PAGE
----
The Military and Adoption Expense Reimbursement

Growing your family through adoption can be expensive, but the Military Adoption Reimbursement program can help offset some of that expense. Read on to learn more about the program and additional benefits available through the military.
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Military Adoption Expense Reimbursement
Table of Contents
  1. Does The Military Reimburse for Adoption?
  2. Adoption Expenses That Are Eligible for Reimbursement
    1. Unqualified Expenses
  3. Applying for Reimbursement
  4. Additional Benefits When Adopting
  5. I’ve Started the Adoption Process, Now What?

Are you considering adopting a child? Maybe you’ve started the process and are curious if the military will help cover any of your adoption expenses.

Under the Military Adoption Reimbursement program, you may be eligible for financial assistance for your adoption.

Does The Military Reimburse for Adoption?

Yes, the military does reimburse for adoption. 

Military members who adopt a child younger than 18 can claim up to $2,000 per adopted child but cannot exceed $5,000 per year for qualifying adoption expenses.

If you are a dual military family, only one family member can be reimbursed for the adoption expenses. Under the military adoption reimbursement program, a dual military family cannot receive reimbursement of more than $5,000 in a calendar year. 

Adoption Expenses That Are Eligible for Reimbursement

If you’re planning to adopt or have already started the process, you’re likely wondering what types of expenses are covered by the program. 

Typically, the following expenses are covered:

  • Public and private agency fees — both nationally and internationally 
  • Placement fees 
  • Court costs and other legal fees
  • Temporary foster care charges
  • Medical expenses for the biological mother and newborn baby may also be covered

Unqualified Expenses

Unfortunately, not everything you’re paying for will be covered under the military adoption reimbursement program.

Travel Expenses: If you’re traveling to finalize your adoption, especially internationally, the costs can add up quickly. Although they are not covered under the military’s adoption program, you may be able to fundraise to help cover some of those costs. 

Adopting a Spouse’s Child: If a service member is adopting a spouse’s child, those costs will not be covered by the program because the child is already a member of your home. Adoption is a legal formality necessary to create the parental relationship between the child and the family member.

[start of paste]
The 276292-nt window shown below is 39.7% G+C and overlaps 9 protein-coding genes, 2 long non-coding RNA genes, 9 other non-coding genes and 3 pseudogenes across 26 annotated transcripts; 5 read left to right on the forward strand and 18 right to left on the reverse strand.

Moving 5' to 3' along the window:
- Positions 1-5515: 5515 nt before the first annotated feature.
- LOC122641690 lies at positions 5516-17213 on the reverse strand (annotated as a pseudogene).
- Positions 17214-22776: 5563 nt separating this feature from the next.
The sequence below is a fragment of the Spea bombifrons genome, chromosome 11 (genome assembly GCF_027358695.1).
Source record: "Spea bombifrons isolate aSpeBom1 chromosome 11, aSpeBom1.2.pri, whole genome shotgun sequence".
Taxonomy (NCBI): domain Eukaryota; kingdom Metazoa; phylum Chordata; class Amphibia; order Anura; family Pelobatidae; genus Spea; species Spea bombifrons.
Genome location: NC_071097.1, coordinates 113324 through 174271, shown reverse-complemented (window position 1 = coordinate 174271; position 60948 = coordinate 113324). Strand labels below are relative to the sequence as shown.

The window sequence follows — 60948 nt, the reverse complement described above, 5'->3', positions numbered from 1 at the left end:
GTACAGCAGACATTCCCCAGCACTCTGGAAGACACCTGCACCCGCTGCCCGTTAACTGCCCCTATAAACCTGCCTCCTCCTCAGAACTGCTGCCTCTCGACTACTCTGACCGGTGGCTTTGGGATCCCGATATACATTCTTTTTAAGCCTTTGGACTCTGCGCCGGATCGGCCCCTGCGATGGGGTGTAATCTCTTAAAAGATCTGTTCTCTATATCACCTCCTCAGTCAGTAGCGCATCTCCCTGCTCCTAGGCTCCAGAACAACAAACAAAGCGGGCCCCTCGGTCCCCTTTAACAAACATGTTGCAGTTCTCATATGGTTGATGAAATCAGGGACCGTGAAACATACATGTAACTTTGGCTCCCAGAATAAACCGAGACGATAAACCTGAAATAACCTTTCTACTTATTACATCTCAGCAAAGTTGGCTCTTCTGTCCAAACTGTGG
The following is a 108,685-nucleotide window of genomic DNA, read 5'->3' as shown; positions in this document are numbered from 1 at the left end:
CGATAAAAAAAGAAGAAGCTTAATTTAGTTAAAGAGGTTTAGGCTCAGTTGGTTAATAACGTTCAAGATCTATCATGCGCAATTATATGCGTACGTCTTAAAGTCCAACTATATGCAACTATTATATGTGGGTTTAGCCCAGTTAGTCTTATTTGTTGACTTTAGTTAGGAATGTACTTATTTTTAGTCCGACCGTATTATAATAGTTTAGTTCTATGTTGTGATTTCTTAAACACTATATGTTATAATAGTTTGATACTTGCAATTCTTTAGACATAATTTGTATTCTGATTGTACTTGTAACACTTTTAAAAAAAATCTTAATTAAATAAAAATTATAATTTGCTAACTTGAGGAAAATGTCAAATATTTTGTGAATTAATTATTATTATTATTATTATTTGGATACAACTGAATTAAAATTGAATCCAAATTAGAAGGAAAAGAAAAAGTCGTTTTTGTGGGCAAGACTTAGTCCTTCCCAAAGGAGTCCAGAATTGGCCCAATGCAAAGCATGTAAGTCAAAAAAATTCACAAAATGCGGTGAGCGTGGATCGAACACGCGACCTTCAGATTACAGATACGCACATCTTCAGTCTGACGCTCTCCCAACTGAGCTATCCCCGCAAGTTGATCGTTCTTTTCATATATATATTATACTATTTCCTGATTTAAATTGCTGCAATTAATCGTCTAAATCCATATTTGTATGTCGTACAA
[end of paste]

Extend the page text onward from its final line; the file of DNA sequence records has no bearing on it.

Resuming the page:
Illegal Adoptions: Adoptions must be done legally in order to be covered by the military adoption program.

Basic Needs: Aside from those expenses, basic needs, such as clothing and toys, are not covered under the adoption reimbursement program.

Applying for Reimbursement

In order to receive reimbursement, the service member must be on continuous active duty for a period of at least 180 days. Your adoption reimbursement request must be submitted within one year of the final adoption decree. 

To apply for reimbursement, the service member needs to fill out DD Form 2675, “Reimbursement Requests for Adoption Expenses.” 

When you submit the form, you will also be required to submit the following: 

  • Court documents proving the adoption
  • Copies of any receipts you are seeking reimbursement for
  • Proof of child’s U.S. citizenship if they are born in a foreign country

Additional Benefits When Adopting

When adopting a child, military members may not realize they are entitled to a few other benefits.

Deployment Deferment: A single member, or one member of a dual military couple, is eligible for a six-month assignment and deployment deferment. This means that the military member can stay in their home station during the period immediately following the date that the child is placed in the home. This deferment is optional and can be waived if the military member chooses.

Extra Leave: If the service member is eligible for the Military Adoption Program, he or she may also be eligible for up to 21 days of additional leave (this doesn’t count as regular leave) under Public Law 109-163. If the family is dual military, only one member of the household is eligible for this special leave. 

Mutual Assistance Loans: In some cases, military members may apply for a mutual assistance loan from the military relief organizations at their home installation. Be sure to talk with your assistance office about these loans, as there are stipulations regarding what will be reimbursed and what is considered a tax credit.

I’ve Started the Adoption Process, Now What?

Once the adoption has been finalized, military members should enroll their new child as a dependent in DEERS

Children younger than 18 who are placed in the home of a military service member by an adoption agency are considered dependents. They will be considered when travel and transportation allowances are determined and become eligible for military health benefits under Tricare.

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